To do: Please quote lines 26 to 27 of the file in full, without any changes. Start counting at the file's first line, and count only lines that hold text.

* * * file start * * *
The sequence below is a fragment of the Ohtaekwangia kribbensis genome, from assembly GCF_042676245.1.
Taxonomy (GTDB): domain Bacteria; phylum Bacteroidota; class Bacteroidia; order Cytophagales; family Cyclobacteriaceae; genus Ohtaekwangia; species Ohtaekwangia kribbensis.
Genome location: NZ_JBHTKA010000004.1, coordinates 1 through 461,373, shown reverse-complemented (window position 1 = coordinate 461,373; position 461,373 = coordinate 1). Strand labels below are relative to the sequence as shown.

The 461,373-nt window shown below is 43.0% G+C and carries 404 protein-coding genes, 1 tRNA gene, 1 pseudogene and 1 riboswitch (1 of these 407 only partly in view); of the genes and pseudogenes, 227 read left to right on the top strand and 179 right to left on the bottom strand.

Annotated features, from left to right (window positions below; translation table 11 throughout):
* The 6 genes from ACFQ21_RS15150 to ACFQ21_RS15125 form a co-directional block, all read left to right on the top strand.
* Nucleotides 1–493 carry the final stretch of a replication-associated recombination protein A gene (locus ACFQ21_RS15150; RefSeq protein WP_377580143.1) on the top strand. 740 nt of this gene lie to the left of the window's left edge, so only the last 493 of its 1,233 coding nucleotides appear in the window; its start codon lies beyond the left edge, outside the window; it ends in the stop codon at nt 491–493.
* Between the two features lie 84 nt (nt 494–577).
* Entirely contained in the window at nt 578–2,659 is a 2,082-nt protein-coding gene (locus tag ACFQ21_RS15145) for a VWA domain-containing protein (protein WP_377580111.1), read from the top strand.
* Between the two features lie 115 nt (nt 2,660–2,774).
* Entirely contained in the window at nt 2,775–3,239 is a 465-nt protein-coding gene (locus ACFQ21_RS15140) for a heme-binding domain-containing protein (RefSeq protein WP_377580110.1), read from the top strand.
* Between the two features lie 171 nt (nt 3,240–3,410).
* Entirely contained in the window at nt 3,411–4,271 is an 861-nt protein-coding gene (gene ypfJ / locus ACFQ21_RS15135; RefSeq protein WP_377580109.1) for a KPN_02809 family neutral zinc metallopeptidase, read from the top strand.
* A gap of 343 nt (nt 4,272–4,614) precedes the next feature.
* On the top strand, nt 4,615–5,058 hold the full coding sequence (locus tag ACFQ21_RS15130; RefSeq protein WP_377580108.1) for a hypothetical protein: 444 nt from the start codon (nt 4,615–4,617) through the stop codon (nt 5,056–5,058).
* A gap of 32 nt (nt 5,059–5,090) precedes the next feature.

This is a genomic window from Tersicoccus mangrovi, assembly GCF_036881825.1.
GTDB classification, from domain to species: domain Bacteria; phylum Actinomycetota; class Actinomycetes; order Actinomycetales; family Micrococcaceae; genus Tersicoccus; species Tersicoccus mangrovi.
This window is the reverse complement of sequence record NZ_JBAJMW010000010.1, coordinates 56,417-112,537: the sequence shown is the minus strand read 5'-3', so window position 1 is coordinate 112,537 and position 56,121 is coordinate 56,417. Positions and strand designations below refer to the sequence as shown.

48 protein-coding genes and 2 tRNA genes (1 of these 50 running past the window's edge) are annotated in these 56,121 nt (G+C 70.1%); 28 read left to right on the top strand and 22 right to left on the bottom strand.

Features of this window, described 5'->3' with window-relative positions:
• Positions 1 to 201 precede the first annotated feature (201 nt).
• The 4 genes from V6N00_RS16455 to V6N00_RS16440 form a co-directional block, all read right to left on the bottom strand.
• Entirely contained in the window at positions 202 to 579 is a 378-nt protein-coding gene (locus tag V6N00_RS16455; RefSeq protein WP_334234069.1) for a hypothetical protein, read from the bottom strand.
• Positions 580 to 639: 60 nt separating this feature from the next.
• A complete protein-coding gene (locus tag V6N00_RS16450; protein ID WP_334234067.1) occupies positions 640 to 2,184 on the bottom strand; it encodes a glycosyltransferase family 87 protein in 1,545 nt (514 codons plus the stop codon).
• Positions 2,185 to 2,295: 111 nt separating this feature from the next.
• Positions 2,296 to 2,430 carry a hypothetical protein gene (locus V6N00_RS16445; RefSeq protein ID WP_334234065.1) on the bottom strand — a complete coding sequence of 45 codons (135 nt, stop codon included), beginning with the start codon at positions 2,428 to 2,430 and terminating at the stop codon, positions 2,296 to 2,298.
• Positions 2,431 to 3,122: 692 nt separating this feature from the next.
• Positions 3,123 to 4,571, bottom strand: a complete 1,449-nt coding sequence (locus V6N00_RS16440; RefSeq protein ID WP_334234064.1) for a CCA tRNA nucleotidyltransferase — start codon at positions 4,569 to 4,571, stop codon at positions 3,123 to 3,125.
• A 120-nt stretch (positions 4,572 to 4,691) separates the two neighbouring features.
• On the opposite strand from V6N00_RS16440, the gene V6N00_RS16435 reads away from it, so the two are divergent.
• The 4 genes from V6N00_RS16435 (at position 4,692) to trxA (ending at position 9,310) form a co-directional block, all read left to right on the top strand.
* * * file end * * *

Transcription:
• A complete protein-coding gene (locus tag V6N00_RS16450; protein ID WP_334234067.1) occupies positions 640 to 2,184 on the bottom strand; it encodes a glycosyltransferase family 87 protein in 1,545 nt (514 codons plus the stop codon).
• Positions 2,185 to 2,295: 111 nt separating this feature from the next.